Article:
Guest Post by Kristin Shaw of Two Cannoli
In 2011, my friend Christine sent me a link with a note: “Read this link – I think you write a lot like her.” The link was to a small blog with about a thousand fans on Facebook. I wrote to the author, Rachel, to introduce myself and tell her how much I enjoyed her work. We started to correspond slowly about the challenges of motherhood, and I liked her immediately. I launched my blog shortly after that. As I started to get to know Rachel, I began reading essays from Devon Corneal at The Huffington Post, and I found myself again introducing myself to a total stranger, and telling her how much I identified with her words. I introduced Devon to Rachel, and the three of us became online friends.
One day near the end of 2012, Devon tweeted a link to one of my posts, called “In Celebration of Do-Nothing Days”. Her editor at HuffPost saw the tweet, read my post, and mentioned to Devon that she liked it. Devon made the introduction via email, and that was it: I was immediately asked to re-post my essay at HuffPost Parents, and I was given access to submit posts at will. I was jumping up and down for joy! To this day, it really does give me a thrill. My first post didn’t set the world on fire, but a few months later, my essay “Dear Future Daughter-In-Law” generated more likes than I would ever have seen on my blog, at the time, and I was featured on a HuffPost Live segment. It seems that people have a lot to say about mothers-in-law.
A hard lesson I learned was on one of my first posts, which I called “No. Yes. Sometimes. Never.” on my blog, about the different kinds of love I had for my son and my husband. HuffPost changed the title to “You Love the Baby More Than Me, Don’t You?” and it was promoted as “The question I never want my husband to ask.” The trolls came out in full force, calling me all kinds of names and questioning my husband’s manliness. Most of them didn’t even read the essay, they were just responding to the title. The two things I learned: I needed to write better headlines so that they wouldn’t be changed (and this has worked well ever since, with no edits to my headlines), and to never, ever read the comments. What matters is my content, not the opinions of people I don’t know and will never meet. Those who care about me will let me know they like it directly, or on my Facebook fan page, with much kinder results.
Later, I asked my friend Alexandra Rosas to collaborate with me on a post from the perspective of a mother just beginning her journey, and a mother with a nearly grown son. We called it “What Will I Know?” and it generated 37K likes, which is, to date, one of my most popular essays. In 2014, my post “The Weight of Motherhood” was shared widely, with 183K likes, and was translated to German, to my great delight. This post alone brought me hundreds of new Facebook fan page likes for Two Cannoli.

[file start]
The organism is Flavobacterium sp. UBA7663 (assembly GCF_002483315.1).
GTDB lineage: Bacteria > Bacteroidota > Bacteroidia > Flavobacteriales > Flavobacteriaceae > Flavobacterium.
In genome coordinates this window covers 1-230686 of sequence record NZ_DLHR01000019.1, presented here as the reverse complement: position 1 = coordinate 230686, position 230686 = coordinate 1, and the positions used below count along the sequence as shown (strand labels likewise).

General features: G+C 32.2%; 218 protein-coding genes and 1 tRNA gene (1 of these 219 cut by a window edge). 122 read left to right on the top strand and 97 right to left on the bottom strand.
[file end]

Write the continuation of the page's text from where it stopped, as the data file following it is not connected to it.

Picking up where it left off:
I have read that some bloggers don’t like to contribute to The Huffington Post because it doesn’t pay, or because less-promoted posts don’t get any traction, and I understand. For me, however, it has been wonderful in many ways. They don’t mind if I cross-post, or post to my own blog first. The editors are kind, and I have built a relationship of mutual respect. I know for sure that my first post at HuffPost Parents was a springboard for other assignments, and boosted both my resume and my confidence. Plus, just about anyone with a computer knows the Huffington Post by name.
Because of the post I talked about above (the one that brought all the trolls to my doorstep), I was asked to write two chapters in an upcoming book by Today show correspondent and author Carolyn Savage. That experience, in turn, introduced me to several other authors I admire.
I’m a believer in what comes around goes around, so I have introduced writers to each other and brought them in for projects where I think their voice would be a fit; I have seen it come back to me tenfold. For instance, I was a guest on my friend Poppy’s podcast for the Blogging Betties, and I talked about setting writing goals and knocking them out one by one. Kate Hood, a fellow co-producer of the Listen To Your Mother show in DC, sent me a message and said, “Hey, I heard you say that you want to be published at Washington Post’s parenting blog. Let me introduce you to the editor.” Allison Slater Tate reached out and offered the same. When someone comes to me and asks how to reach an editor, how to pitch, or how to structure her resume, I make time. I’m not claiming to be an expert, by any means, but I want to help where I can. If we writers don’t help each other, we’re spinning our wheels.
I’m now even more focused on writing high-quality posts I can pitch to other sites, both paying and non-paying. I’ll never forget that first thrill of syndication at an international news site, and it has been an excellent experience for me. They’re always looking for new content, so my advice to new writers is to keep pitching them. If it’s right for the site, they’ll want it.
To this day, my friendships with both Devon and Rachel (her site, Hands Free Mama, has exploded, and one of her posts had 1.5 MILLION likes on HuffPost, which is epic) are growing and thriving, and I count them among my closest friends. Thank heaven for blogging!
Kristin Shaw is a freelance writer, 2014 BlogHer Voice of the Year, and co-producer of the Listen to Your Mother show in Austin, where she is the mother of a mini-Texan. Her work has been featured at The Huffington Post; Washington Post; Brain, Child; Erma Bombeck Workshop; In The Powder Room; and Scary Mommy, among others. Shaw is also a consultant in the aviation industry and Director of Social Media for Airport Improvement Magazine. Follow Kristin on Facebook and Twitter.